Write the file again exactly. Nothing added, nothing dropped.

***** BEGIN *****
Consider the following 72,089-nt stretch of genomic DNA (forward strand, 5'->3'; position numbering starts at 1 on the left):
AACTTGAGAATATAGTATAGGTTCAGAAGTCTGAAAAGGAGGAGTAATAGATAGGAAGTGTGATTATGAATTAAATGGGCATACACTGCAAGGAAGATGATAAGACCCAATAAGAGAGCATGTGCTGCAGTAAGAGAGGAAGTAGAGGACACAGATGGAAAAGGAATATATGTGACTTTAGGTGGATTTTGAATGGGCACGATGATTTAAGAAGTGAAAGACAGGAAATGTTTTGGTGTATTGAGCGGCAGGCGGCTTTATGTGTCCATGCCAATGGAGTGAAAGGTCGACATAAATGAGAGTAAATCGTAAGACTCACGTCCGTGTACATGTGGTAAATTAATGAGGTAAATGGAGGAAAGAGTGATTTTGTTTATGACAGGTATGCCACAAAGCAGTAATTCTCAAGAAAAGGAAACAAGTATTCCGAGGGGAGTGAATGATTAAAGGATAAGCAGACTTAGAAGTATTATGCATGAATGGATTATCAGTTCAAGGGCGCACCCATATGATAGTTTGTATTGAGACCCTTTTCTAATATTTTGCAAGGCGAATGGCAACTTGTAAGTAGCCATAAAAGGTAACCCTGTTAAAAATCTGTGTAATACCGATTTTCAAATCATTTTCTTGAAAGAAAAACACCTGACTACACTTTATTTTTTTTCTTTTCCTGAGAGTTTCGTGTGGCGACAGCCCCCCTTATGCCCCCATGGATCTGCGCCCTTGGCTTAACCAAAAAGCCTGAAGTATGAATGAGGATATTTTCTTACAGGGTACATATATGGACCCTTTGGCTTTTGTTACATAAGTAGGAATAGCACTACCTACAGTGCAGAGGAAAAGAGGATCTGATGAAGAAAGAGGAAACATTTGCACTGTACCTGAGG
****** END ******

Consider the following 72,089-nt stretch of genomic DNA (forward strand, 5'->3'; position numbering starts at 1 on the left):
AACTTGAGAATATAGTATAGGTTCAGAAGTCTGAAAAGGAGGAGTAATAGATAGGAAGTGTGATTATGAATTAAATGGGCATACACTGCAAGGAAGATGATAAGACCCAATAAGAGAGCATGTGCTGCAGTAAGAGAGGAAGTAGAGGACACAGATGGAAAAGGAATATATGTGACTTTAGGTGGATTTTGAATGGGCACGATGATTTAAGAAGTGAAAGACAGGAAATGTTTTGGTGTATTGAGCGGCAGGCGGCTTTATGTGTCCATGCCAATGGAGTGAAAGGTCGACATAAATGAGAGTAAATCGTAAGACTCACGTCCGTGTACATGTGGTAAATTAATGAGGTAAATGGAGGAAAGAGTGATTTTGTTTATGACAGGTATGCCACAAAGCAGTAATTCTCAAGAAAAGGAAACAAGTATTCCGAGGGGAGTGAATGATTAAAGGATAAGCAGACTTAGAAGTATTATGCATGAATGGATTATCAGTTCAAGGGCGCACCCATATGATAGTTTGTATTGAGACCCTTTTCTAATATTTTGCAAGGCGAATGGCAACTTGTAAGTAGCCATAAAAGGTAACCCTGTTAAAAATCTGTGTAATACCGATTTTCAAATCATTTTCTTGAAAGAAAAACACCTGACTACACTTTATTTTTTTTCTTTTCCTGAGAGTTTCGTGTGGCGACAGCCCCCCTTATGCCCCCATGGATCTGCGCCCTTGGCTTAACCAAAAAGCCTGAAGTATGAATGAGGATATTTTCTTACAGGGTACATATATGGACCCTTTGGCTTTTGTTACATAAGTAGGAATAGCACTACCTACAGTGCAGAGGAAAAGAGGATCTGATGAAGAAAGAGGAAACATTTGCACTGTACCTGAGG